Judges 13:1-24

“Again the Israelites did evil in the eyes of the Lord, so the Lord delivered them into the hands of the Philistines for forty years. 2A certain man of Zorah, named Manoah, from the clan of the Danites, had a wife who was sterile and remained childless. 3The angel of the Lord appeared to her and said, "You are sterile and childless, but you are going to conceive and have a son. 4Now see to it that you drink no wine or other fermented drink and that you do not eat anything unclean, 5because you will conceive and give birth to a son. No razor may be used on his head, because the boy is to be a Nazirite, set apart to God from birth, and he will begin the deliverance of Israel from the hands of the Philistines." 6Then the woman went to her husband and told him, "A man of God came to me. He looked like an angel of God, very awesome. I didn't ask him where he came from, and he didn't tell me his name. 7But he said to me, 'You will conceive and give birth to a son. Now then, drink no wine or other fermented drink and do not eat anything unclean, because the boy will be a Nazirite of God from birth until the day of his death.' " 8Then Manoah prayed to the Lord: "O Lord, I beg you, let the man of God you sent to us come again to teach us how to bring up the boy who is to be born."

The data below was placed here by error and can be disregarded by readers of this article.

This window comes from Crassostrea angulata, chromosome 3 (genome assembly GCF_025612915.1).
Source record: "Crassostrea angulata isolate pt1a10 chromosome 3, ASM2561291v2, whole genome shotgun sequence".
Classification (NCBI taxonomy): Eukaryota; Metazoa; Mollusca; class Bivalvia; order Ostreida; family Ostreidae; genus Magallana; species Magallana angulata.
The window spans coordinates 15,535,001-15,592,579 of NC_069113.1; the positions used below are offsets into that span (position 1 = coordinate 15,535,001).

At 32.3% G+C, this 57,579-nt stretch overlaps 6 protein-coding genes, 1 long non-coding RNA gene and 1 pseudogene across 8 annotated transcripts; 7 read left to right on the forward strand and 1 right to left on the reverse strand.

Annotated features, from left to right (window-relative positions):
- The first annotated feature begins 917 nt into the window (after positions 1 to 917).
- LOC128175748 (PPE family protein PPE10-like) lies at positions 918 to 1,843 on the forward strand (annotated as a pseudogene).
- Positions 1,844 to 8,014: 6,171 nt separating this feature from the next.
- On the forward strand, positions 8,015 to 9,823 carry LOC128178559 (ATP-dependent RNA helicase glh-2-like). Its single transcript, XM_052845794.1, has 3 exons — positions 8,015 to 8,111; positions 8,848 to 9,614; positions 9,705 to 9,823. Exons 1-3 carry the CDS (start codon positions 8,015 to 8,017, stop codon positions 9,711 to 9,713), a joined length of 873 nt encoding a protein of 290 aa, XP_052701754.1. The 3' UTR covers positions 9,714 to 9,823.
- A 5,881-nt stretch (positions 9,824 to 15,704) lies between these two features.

9God heard Manoah, and the angel of God came again to the woman while she was out in the field; but her husband Manoah was not with her. 10The woman hurried to tell her husband, "He's here! The man who appeared to me the other day!" 11Manoah got up and followed his wife. When he came to the man, he said, "Are you the one who talked to my wife?" "I am," he said.  12So Manoah asked him, "When your words are fulfilled, what is to be the rule for the boy's life and work?" 13The angel of the Lord answered, "Your wife must do all that I have told her. 14She must not eat anything that comes from the grapevine, nor drink any wine or other fermented drink nor eat anything unclean. She must do everything I have commanded her." 15Manoah said to the angel of the Lord, "We would like you to stay until we prepare a young goat for you." 16The angel of the Lord replied, "Even though you detain me, I will not eat any of your food. But if you prepare a burnt offering, offer it to the Lord." (Manoah did not realize that it was the angel of the Lord.) 17Then Manoah inquired of the angel of the Lord, "What is your name, so that we may honor you when your word comes true?"